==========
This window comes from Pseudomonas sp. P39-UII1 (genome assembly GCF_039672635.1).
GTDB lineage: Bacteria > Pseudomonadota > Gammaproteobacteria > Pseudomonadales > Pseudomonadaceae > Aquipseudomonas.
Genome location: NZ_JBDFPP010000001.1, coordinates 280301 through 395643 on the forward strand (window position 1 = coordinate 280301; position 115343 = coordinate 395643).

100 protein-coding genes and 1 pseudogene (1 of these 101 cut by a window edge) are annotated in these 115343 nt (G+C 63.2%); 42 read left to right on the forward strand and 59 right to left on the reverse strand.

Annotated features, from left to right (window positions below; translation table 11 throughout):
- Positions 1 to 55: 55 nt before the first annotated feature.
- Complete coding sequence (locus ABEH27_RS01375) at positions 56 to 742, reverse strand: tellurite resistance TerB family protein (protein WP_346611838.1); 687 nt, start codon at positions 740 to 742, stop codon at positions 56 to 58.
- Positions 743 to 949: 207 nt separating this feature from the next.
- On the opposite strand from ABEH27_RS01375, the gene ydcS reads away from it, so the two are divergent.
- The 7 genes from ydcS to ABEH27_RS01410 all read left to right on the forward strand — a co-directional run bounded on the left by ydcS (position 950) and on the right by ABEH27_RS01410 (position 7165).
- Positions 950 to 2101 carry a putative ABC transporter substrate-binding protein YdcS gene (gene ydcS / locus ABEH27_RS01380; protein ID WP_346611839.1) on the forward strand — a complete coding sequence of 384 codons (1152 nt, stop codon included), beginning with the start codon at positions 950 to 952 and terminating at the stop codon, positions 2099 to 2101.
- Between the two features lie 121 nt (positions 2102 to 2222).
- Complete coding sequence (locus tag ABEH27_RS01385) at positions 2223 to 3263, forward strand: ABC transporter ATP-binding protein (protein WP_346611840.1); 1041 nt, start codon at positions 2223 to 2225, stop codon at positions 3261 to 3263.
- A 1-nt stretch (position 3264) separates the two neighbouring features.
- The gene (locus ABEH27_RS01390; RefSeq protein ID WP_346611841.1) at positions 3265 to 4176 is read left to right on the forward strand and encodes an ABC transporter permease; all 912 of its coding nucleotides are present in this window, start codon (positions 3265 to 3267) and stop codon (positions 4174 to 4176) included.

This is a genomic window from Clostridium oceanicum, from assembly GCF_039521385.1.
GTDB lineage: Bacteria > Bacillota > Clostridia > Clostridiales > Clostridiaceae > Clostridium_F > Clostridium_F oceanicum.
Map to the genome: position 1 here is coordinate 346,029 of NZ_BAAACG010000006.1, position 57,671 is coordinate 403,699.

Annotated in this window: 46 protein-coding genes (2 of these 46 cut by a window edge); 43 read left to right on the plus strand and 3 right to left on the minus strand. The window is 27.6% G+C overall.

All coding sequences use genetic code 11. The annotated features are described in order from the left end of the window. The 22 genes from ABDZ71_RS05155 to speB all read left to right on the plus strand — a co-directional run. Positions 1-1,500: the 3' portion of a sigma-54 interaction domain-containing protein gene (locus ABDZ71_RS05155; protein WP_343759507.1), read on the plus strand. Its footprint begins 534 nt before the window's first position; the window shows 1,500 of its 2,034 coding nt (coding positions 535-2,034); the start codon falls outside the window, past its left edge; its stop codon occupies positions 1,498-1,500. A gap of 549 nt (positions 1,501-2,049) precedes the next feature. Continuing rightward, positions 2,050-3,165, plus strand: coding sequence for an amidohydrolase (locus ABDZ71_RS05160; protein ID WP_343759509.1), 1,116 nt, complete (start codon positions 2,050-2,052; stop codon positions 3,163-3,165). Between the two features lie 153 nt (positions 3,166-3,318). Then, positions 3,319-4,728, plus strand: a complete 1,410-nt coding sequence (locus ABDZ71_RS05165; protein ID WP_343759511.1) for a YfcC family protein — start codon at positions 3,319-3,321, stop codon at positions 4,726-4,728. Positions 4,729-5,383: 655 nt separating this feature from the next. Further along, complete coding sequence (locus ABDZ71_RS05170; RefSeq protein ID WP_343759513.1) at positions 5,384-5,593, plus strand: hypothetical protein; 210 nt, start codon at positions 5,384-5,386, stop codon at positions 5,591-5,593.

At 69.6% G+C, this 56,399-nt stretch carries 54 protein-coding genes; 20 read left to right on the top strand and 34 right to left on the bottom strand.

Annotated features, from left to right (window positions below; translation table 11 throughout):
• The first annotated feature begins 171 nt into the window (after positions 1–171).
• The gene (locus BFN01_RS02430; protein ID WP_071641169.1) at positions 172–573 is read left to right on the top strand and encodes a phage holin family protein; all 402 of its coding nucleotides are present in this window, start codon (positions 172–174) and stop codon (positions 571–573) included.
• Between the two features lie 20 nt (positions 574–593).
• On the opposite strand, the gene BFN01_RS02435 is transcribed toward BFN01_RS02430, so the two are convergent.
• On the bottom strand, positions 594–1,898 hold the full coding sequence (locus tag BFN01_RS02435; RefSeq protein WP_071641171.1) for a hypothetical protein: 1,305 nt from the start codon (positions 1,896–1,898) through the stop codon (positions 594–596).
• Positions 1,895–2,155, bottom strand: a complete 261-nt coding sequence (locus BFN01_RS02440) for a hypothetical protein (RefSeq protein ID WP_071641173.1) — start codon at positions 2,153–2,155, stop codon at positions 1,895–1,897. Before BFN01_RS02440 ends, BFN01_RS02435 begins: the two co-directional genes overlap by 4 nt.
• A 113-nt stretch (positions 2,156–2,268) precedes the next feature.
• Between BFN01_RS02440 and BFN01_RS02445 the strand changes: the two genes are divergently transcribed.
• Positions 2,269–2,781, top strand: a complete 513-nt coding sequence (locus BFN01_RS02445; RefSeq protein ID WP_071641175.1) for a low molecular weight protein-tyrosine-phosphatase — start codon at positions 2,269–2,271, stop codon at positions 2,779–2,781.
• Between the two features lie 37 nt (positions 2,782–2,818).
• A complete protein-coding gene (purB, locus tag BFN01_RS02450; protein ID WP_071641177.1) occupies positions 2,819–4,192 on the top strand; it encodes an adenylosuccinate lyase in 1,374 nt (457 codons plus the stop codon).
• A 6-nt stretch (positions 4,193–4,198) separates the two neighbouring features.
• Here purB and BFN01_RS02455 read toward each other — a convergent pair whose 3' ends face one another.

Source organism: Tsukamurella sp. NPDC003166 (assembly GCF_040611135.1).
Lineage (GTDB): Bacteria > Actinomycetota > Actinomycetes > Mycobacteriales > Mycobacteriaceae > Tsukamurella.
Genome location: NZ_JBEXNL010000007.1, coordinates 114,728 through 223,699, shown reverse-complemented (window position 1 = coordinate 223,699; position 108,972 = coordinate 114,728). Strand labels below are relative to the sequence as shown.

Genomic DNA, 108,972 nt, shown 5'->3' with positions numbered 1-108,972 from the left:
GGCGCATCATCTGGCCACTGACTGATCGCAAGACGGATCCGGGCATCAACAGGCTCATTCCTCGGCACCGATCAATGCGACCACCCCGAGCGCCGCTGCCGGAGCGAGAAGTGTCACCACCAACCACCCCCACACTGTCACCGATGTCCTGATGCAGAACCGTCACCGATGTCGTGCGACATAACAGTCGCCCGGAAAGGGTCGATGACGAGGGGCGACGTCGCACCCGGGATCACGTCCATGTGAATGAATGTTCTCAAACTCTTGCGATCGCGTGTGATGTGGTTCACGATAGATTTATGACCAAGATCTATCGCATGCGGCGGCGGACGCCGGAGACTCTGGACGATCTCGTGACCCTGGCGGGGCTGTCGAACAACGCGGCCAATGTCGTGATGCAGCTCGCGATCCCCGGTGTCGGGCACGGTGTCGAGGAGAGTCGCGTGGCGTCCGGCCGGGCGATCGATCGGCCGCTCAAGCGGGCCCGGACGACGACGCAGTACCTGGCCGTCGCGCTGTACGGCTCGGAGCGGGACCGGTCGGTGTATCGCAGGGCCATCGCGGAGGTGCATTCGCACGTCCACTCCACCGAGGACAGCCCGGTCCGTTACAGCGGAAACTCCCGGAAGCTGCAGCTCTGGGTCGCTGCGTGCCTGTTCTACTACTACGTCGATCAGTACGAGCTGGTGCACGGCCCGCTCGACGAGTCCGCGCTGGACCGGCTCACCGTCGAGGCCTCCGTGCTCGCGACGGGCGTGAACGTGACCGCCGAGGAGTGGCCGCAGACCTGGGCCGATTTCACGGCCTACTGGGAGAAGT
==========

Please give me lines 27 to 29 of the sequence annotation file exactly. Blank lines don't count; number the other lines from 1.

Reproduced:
• On the bottom strand, positions 594–1,898 hold the full coding sequence (locus tag BFN01_RS02435; RefSeq protein WP_071641171.1) for a hypothetical protein: 1,305 nt from the start codon (positions 1,896–1,898) through the stop codon (positions 594–596).
• Positions 1,895–2,155, bottom strand: a complete 261-nt coding sequence (locus BFN01_RS02440) for a hypothetical protein (RefSeq protein ID WP_071641173.1) — start codon at positions 2,153–2,155, stop codon at positions 1,895–1,897. Before BFN01_RS02440 ends, BFN01_RS02435 begins: the two co-directional genes overlap by 4 nt.
• A 113-nt stretch (positions 2,156–2,268) precedes the next feature.